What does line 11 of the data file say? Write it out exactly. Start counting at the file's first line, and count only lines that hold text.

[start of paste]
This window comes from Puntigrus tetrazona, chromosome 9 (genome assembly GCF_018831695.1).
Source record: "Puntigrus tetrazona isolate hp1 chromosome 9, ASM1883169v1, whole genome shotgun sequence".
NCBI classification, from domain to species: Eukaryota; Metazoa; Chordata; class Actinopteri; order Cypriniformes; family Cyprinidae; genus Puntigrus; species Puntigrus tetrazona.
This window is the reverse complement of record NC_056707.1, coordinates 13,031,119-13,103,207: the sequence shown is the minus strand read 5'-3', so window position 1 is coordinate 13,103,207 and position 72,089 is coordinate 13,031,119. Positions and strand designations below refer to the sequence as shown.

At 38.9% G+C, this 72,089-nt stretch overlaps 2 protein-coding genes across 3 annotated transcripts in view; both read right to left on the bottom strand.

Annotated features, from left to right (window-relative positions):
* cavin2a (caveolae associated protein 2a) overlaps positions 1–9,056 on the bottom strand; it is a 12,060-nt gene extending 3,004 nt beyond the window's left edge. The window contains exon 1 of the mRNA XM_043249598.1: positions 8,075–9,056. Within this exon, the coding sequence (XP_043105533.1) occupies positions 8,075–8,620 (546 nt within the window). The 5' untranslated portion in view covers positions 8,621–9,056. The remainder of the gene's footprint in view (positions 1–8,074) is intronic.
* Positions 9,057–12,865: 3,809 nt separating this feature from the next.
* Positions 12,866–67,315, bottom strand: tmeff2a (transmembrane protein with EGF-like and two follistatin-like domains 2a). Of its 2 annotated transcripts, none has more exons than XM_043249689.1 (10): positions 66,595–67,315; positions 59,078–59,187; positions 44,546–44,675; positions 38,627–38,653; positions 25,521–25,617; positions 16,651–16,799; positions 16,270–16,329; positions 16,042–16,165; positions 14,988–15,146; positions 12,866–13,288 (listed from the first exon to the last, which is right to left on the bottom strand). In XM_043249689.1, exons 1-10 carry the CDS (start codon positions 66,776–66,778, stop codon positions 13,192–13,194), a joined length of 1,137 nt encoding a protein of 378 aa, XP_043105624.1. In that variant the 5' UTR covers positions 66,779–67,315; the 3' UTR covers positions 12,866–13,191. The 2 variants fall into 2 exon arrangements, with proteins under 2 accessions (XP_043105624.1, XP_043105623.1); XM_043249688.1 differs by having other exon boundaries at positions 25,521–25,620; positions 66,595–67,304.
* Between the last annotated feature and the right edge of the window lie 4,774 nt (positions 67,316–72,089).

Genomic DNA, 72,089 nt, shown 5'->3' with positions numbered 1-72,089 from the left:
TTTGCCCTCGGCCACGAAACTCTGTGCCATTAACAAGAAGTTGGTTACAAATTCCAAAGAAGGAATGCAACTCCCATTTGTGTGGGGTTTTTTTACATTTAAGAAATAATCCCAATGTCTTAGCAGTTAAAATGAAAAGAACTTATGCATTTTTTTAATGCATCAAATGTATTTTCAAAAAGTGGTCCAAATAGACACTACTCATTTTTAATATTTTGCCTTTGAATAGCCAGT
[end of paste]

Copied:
Genomic DNA, 72,089 nt, shown 5'->3' with positions numbered 1-72,089 from the left: